Ip vows to be more proac­tive on econ­omy

China Daily (Hong Kong) - - CHINA - By LUIS LIU in Hong Kong luis­liu@chi­nadai­lyhk.com

Chief Ex­ec­u­tive elec­tion con­tender Regina Ip Lau Sukyee cau­tioned on Fri­day that the Hong Kong government should take a more proac­tive stand on fis­cal and eco­nomic poli­cies.

She made the re­mark af­ter an­nounc­ing her elec­tion man­i­festo on Thurs­day.

Blast­ing the SAR government’s cur­rent fis­cal pol­icy of be­ing “con­ser­va­tive”, Ip said the city needs to ad­just its pol­icy in ac­cor­dance with the eco­nomic mo­men­tum.

Ac­cord­ing to the Ba­sic Law, the Hong Kong Spe­cial Ad­min­is­tra­tive Re­gion shall fol­low the prin­ci­ple of keep­ing the expenditure within the lim­its of rev­enues in draw­ing up its bud­get, and strive to achieve a fis­cal balance, avoid Colourscape deficits and keep the bud­get com­men­su­rate with the growth rate of its GDP.

Ip said who­ever gov­erns Hong Kong should com­pre­hend that avoid­ing deficits does not nec­es­sar­ily mean the city must never bor­row money. She said she will use the city’s re­serve to solve some of Hong Kong’s deep-rooted is­sues if elected, in­stead of of­fer­ing one-off re­lief mea­sures in every bud­get.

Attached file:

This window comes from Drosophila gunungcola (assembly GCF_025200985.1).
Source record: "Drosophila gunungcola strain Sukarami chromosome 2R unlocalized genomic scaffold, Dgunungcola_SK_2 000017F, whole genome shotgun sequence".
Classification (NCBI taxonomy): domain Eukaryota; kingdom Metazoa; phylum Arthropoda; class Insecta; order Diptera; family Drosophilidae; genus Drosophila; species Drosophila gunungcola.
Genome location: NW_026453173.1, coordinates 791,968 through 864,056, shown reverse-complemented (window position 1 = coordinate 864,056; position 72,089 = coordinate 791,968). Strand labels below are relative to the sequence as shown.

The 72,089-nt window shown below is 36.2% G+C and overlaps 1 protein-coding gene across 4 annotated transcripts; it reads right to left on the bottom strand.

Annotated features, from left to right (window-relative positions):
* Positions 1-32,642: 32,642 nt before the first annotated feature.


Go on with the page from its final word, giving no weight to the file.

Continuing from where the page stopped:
Mean­while, in­di­cat­ing an in­clu­sive ap­proach, Ip said she will se­lect peo­ple from a wide po­lit­i­cal spec­trum for her cabi­net if elected.

Cur­rently, Hong Kong’s op­po­si­tion acts with a rad­i­cal ap­proach, Ip said. She wel­comed “loyal op­po­si­tion”, which pays al­le­giance to the SAR and up­holds the Ba­sic Law, to join the government.

By tak­ing this step, Ip hoped the op­po­si­tion camp could drop its un­co­op­er­a­tive be­hav­ior and rad­i­cal­ism and act more re­spon­si­bly in tack- ling so­cial is­sues.

Known as Hong Kong’s “Iron Lady”, Ip joined the city’s government in the 1970s and be­came the first woman to be ap­pointed as sec­re­tary for se­cu­rity, the post which heads the dis­ci­plinary ser­vice in Hong Kong.

Dur­ing her time in of­fice, Ip pro­moted the na­tional se­cu­rity leg­is­la­tion on Ar­ti­cle 23 of the Ba­sic Law in 2003. How­ever she faced a mas­sive protest and the government with­drew the pro­posed leg­is­la­tion. Ip re­signed from of­fice af­ter­ward, cit­ing per­sonal rea­sons.

In the Leg­isla­tive Coun­cil elec­tion this Septem­ber, Ip was re-elected in the Hong Kong Is­land ge­o­graph­i­cal con­stituency. She was the law­maker from the con­stituency with the most votes — more than 60,000, ac­count­ing for 16 per­cent of the to­tal.

Who­ever gov­erns Hong Kong should com­pre­hend that avoid­ing deficits does not nec­es­sar­ily mean the city must never bor­row money.” Regina Ip Lau Suk-yee, Chief Ex­ec­u­tive elec­tion con­tender

ROY LIU / CHINA DAILY

Stri­a­tion cre­ation

Visi­tors walk around an art in­stal­la­tion named dur­ing “Stick with Joy — The Mask­ing Tape Cre­ativ­ity Fair” at PMQ in Cen­tral on Fri­day. The ex­hi­bi­tion runs from Fri­day to Jan 4, 2017.

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